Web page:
Type of QualificationICT Business Development ManagersAll Jobs AverageAll Jobs Average
    Post Graduate/Graduate Diploma or Graduate Certificate19.8-10.110.1
    Bachelor degree39.6-21.821.8
    Advanced Diploma/Diploma14.4-11.611.6
    Certificate III/IV7.1-21.121.1
    Year 1215.6-18.118.1
    Year 111.0-4.84.8
    Year 10 and below2.4-12.512.5

    Either extensive experience or a formal qualification in information technology, business management or another related field is needed to work as an ICT Business Development Manager. VET (Vocational Education and Training) and university are both common study pathways for ICT Business Development Managers.

    Thinking about study or training?

    Before starting a course, check it will provide you with the skills and qualifications you need.

    • Search and compare thousands of higher education courses, and their entry requirements from different institutions across Australia at Course Seeker website.
    • Compare undergraduate and postgraduate student experiences and outcomes on the QILT website.
    • Compare Vocational Education and Training (VET) courses, providers and student outcomes on the My Skills website.
    • You might be interested in Information and Communications Technology VET training pathways on the AAPathways website.

    Or check out related courses on Job Outlook.

    The course listings on this page are provided by Good Education Group.

    Employers look for ICT Sales Professionals who have strong interpersonal skills and provide good customer service.

    Filter Skills & Knowledge

    Knowledge

    These are important topics, subjects or knowledge areas.

    1. Sales and Marketing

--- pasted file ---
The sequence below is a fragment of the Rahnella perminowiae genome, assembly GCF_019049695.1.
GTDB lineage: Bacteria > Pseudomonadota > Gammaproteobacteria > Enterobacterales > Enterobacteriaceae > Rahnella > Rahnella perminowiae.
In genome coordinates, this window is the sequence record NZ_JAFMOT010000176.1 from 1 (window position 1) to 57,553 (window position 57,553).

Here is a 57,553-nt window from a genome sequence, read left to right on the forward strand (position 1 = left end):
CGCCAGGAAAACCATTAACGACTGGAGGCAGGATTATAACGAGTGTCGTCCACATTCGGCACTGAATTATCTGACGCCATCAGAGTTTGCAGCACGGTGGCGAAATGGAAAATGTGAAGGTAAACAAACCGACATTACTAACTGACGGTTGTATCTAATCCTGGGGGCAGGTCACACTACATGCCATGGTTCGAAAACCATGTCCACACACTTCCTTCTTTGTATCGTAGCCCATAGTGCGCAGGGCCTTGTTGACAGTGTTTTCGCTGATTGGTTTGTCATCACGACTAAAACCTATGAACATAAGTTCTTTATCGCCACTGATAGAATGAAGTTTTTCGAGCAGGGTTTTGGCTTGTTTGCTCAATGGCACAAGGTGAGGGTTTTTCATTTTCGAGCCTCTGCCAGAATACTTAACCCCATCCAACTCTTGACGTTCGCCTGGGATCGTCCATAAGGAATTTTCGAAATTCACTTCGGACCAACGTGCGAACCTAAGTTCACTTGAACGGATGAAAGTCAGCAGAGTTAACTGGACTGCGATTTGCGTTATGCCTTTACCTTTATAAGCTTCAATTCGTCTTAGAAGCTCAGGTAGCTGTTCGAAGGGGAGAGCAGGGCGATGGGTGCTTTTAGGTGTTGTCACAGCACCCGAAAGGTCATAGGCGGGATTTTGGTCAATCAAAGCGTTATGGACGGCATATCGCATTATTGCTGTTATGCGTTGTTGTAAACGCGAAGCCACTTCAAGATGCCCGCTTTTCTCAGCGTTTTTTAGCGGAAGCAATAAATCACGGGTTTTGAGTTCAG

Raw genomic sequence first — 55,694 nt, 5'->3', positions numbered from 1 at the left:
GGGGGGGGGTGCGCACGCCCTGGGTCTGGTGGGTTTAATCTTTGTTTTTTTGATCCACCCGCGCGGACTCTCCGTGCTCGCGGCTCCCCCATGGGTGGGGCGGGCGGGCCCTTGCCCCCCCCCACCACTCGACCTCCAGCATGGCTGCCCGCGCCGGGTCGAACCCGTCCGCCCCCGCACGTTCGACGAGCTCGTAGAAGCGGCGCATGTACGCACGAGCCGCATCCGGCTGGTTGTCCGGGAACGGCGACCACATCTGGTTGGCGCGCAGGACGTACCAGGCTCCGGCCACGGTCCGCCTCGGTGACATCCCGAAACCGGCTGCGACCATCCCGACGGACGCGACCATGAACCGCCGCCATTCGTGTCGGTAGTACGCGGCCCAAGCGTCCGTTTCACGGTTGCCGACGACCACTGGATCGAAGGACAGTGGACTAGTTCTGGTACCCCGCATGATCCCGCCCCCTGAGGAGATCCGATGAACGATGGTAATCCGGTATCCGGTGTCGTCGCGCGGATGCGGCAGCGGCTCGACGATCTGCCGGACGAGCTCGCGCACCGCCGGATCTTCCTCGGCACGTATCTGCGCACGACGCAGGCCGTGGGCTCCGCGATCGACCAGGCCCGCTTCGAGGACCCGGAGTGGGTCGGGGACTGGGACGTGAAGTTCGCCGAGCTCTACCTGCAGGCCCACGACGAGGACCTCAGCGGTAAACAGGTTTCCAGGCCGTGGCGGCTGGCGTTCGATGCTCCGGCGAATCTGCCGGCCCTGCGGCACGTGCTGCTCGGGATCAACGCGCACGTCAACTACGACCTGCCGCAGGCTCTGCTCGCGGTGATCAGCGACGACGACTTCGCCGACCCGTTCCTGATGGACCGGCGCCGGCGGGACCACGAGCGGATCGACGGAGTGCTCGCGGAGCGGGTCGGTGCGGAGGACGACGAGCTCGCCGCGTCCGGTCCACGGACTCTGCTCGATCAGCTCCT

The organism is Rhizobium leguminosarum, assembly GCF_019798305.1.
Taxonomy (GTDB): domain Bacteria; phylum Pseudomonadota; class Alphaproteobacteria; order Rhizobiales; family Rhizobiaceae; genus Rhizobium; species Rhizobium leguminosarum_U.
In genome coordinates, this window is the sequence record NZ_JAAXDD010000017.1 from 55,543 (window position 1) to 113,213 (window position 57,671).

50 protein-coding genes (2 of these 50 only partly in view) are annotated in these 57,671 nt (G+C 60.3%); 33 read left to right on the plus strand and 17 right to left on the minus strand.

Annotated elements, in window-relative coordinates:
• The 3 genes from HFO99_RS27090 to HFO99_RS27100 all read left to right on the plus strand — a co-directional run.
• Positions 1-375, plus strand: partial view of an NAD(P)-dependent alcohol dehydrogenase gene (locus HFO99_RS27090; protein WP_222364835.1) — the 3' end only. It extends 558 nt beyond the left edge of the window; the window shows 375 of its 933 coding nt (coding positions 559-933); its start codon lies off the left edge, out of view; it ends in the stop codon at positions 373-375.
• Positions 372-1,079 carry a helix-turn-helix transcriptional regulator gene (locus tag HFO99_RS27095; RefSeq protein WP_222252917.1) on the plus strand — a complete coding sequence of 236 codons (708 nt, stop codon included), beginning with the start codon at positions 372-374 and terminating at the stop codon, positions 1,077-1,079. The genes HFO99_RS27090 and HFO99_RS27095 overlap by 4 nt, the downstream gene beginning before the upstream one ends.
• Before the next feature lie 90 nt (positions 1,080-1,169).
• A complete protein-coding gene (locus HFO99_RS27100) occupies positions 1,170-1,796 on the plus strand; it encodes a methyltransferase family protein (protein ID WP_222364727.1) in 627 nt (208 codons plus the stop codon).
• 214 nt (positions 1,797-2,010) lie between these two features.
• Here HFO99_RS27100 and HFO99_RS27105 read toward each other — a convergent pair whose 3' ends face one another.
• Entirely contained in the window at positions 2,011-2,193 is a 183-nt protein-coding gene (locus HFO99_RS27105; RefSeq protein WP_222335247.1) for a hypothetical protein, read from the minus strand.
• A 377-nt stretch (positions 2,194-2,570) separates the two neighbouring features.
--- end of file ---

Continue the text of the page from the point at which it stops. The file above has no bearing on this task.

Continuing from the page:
75% Skill level

      Showing, promoting, and selling including marketing strategy, product demonstration, sales techniques, and sales control systems.

    2. English Language

      63% Skill level

      English language including the meaning and spelling of words, rules of composition, and grammar.

    3. Administration and Management

      63% Skill level

      Business principles involved in strategic planning, leadership, and coordinating people and resources.

    4. Mathematics

      61% Skill level

      Arithmetic, algebra, geometry, calculus, or statistics.

    5. Computers and Electronics

      55% Skill level

      Circuit boards, processors, chips, electronic equipment, and computer hardware and software, including applications and programming.

    Occupational Information Network
    O*NET is a trademark of the U.S. Department of Labor, Employment and Training Administration.
    The skills and importance ratings on this page are derived from the US Department of Labor O*NET Database Version 21.2, 15-1199.08 - Business Intelligence Analysts.

    Learn about the daily activities, and physical and social demands faced by workers. Explore the values and work styles that workers rate as most important.

    Filter Work Environment

    Demands

    The physical and social demands workers face most often are shown below.

    1. Electronic Mail

      100% Important

      How often do you use electronic mail?

    2. Spend Time Sitting

      96% Important

      How much time do you spend sitting?

    3. Face-to-Face Discussions

      94% Important

      How often do you talk with people face-to-face?

    4. Telephone

      92% Important

      How often do you talk on the telephone?

    5. Work With Work Group or Team

      89% Important

      How important is it to work with others in a group or team?

    Occupational Information Network
    O*NET is a trademark of the U.S. Department of Labor, Employment and Training Administration.
    The skills and importance ratings on this page are derived from the US Department of Labor O*NET Database Version 21.2, 15-1199.08 - Business Intelligence Analysts.